Thursday, July 28, 2022

Over the past 14 years, Americans have become less explicitly and implicitly biased against people of different races, skin tones, or sexual preferences

Patterns of Implicit and Explicit Attitudes: IV. Change and Stability From 2007 to 2020. Tessa E. S. Charlesworth, Mahzarin R. Banaji. Psychological Science, July 27, 2022.

Abstract: Using more than 7.1 million implicit and explicit attitude tests drawn from U.S. participants to the Project Implicit website, we examined long-term trends across 14 years (2007–2020). Despite tumultuous sociopolitical events, trends from 2017 to 2020 persisted largely as forecasted from past data (2007–2016). Since 2007, all explicit attitudes decreased in bias between 22% (age attitudes) and 98% (race attitudes). Implicit sexuality, race, and skin-tone attitudes also continued to decrease in bias, by 65%, 26%, and 25%, respectively. Implicit age, disability, and body-weight attitudes, however, continued to show little to no long-term change. Patterns of change and stability were generally consistent across demographic groups (e.g., men and women), indicating widespread, macrolevel change. Ultimately, the data magnify evidence that (some) implicit attitudes reveal persistent, long-term change toward neutrality. The data also newly reveal the potential for short-term influence from sociopolitical events that temporarily disrupt progress toward neutrality, although attitudes eventually return to long-term homeostasis in trends.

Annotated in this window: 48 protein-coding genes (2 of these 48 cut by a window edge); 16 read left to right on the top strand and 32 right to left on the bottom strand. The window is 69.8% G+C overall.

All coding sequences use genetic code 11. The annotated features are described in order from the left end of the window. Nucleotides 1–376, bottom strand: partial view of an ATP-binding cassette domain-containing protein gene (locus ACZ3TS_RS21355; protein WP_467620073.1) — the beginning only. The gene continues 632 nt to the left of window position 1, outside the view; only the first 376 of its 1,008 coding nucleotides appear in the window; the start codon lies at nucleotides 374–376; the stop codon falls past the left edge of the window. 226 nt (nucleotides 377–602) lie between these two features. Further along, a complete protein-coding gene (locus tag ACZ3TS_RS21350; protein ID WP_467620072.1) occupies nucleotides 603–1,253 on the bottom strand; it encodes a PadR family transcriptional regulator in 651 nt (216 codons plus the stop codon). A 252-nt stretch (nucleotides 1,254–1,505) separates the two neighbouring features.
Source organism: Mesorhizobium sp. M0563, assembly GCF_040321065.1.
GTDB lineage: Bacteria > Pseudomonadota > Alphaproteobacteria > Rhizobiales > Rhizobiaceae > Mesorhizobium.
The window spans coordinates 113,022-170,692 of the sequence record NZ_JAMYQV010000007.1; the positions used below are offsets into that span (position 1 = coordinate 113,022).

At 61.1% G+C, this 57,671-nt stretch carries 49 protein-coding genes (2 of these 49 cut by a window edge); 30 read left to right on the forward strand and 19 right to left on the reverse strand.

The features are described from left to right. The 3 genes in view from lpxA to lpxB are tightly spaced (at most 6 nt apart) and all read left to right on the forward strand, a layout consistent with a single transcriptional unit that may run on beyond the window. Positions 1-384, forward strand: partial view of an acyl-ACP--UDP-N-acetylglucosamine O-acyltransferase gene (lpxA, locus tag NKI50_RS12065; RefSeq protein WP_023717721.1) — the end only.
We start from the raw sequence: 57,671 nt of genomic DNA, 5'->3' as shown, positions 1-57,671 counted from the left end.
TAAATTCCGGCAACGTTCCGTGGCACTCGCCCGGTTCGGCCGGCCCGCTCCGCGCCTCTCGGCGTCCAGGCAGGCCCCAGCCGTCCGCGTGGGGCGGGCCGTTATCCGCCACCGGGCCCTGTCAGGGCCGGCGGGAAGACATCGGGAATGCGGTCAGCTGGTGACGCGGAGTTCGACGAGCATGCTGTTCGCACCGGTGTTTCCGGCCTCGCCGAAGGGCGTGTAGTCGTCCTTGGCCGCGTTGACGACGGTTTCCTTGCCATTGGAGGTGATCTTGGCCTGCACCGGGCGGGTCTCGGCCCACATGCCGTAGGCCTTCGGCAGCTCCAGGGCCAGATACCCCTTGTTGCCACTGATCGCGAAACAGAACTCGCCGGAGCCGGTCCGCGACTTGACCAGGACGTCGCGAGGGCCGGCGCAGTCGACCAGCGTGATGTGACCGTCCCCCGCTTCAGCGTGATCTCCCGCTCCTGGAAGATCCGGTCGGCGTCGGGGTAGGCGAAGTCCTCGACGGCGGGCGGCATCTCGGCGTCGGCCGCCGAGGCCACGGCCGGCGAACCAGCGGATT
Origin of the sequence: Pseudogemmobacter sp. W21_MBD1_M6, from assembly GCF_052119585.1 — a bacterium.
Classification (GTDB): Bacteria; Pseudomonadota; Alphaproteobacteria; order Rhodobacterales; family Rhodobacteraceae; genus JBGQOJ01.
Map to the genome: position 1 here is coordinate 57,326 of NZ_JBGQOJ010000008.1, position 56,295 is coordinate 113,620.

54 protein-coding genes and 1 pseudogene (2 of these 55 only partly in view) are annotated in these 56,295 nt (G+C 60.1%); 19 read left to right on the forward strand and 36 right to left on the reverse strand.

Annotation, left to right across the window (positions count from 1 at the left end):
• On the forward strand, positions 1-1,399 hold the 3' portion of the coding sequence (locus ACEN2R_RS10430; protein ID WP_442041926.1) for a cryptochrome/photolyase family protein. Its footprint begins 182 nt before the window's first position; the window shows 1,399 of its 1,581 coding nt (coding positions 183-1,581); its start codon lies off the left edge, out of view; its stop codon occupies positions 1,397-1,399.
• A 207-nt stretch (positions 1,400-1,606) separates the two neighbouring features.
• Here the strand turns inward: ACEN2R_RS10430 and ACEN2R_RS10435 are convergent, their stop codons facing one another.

Keywords: implicit attitude change, explicit attitude change, Implicit Association Test (IAT), long-term change, time-series analysis, autoregressive-integrated-moving-average (ARIMA) model, open data, open materials, preregistered.

Small effect, yet significant: The intergenerational transmission of sexual frequency

The intergenerational transmission of sexual frequency. Scott T. Yabiku & Lauren Newmyer. Biodemography and Social Biology, Jul 27 2022.

Abstract: Intergenerational relationships are one of the most frequently studied topics in the social sciences. Within the area of family, researchers find intergenerational similarity in family behaviors such as marriage, divorce, and fertility. Yet less research has examined the intergenerational aspects of a key proximate determinant of fertility: sexual frequency. We use the National Survey of Families and Households to examine the relationship between sexual frequency of parents and the sexual frequency of children when adults. We link parental sexual frequency in 1987/1988, when children were ages 5–18, to the sexual frequency of the children in 2001–2003 when these grown children were ages 18–34. We find a modest, yet significant association, between parental and adult children sexual frequency. A mechanism behind this association appears to be the higher likelihood of being in a union among children of parents with high sexual frequency.